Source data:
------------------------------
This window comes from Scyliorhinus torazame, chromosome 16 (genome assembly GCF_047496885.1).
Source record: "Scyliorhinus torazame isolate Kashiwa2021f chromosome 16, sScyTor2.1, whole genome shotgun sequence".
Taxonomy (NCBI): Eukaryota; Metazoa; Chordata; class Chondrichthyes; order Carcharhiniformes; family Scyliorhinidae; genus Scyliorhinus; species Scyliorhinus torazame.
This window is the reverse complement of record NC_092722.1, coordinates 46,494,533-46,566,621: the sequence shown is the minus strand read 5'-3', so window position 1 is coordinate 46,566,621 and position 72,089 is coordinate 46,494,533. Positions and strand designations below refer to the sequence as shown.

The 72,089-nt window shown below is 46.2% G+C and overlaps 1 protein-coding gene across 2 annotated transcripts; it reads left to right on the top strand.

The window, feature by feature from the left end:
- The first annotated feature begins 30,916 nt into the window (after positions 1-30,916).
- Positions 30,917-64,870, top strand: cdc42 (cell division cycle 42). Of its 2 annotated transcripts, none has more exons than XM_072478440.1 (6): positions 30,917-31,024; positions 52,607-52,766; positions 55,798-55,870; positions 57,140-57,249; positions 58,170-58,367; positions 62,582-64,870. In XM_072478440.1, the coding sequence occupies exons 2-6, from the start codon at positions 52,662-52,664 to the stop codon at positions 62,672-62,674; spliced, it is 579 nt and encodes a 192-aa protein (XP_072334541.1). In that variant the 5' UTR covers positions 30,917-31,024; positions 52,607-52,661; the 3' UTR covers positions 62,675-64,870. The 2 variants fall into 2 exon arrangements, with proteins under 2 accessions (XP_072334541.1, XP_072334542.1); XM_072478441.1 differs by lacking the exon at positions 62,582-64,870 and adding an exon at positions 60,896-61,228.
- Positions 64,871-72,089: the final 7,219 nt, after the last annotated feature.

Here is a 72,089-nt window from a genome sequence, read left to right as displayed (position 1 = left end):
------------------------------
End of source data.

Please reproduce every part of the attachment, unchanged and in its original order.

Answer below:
This window comes from Scyliorhinus torazame, chromosome 16 (genome assembly GCF_047496885.1).
Source record: "Scyliorhinus torazame isolate Kashiwa2021f chromosome 16, sScyTor2.1, whole genome shotgun sequence".
Taxonomy (NCBI): Eukaryota; Metazoa; Chordata; class Chondrichthyes; order Carcharhiniformes; family Scyliorhinidae; genus Scyliorhinus; species Scyliorhinus torazame.
This window is the reverse complement of record NC_092722.1, coordinates 46,494,533-46,566,621: the sequence shown is the minus strand read 5'-3', so window position 1 is coordinate 46,566,621 and position 72,089 is coordinate 46,494,533. Positions and strand designations below refer to the sequence as shown.

The 72,089-nt window shown below is 46.2% G+C and overlaps 1 protein-coding gene across 2 annotated transcripts; it reads left to right on the top strand.

The window, feature by feature from the left end:
- The first annotated feature begins 30,916 nt into the window (after positions 1-30,916).
- Positions 30,917-64,870, top strand: cdc42 (cell division cycle 42). Of its 2 annotated transcripts, none has more exons than XM_072478440.1 (6): positions 30,917-31,024; positions 52,607-52,766; positions 55,798-55,870; positions 57,140-57,249; positions 58,170-58,367; positions 62,582-64,870. In XM_072478440.1, the coding sequence occupies exons 2-6, from the start codon at positions 52,662-52,664 to the stop codon at positions 62,672-62,674; spliced, it is 579 nt and encodes a 192-aa protein (XP_072334541.1). In that variant the 5' UTR covers positions 30,917-31,024; positions 52,607-52,661; the 3' UTR covers positions 62,675-64,870. The 2 variants fall into 2 exon arrangements, with proteins under 2 accessions (XP_072334541.1, XP_072334542.1); XM_072478441.1 differs by lacking the exon at positions 62,582-64,870 and adding an exon at positions 60,896-61,228.
- Positions 64,871-72,089: the final 7,219 nt, after the last annotated feature.

Here is a 72,089-nt window from a genome sequence, read left to right as displayed (position 1 = left end):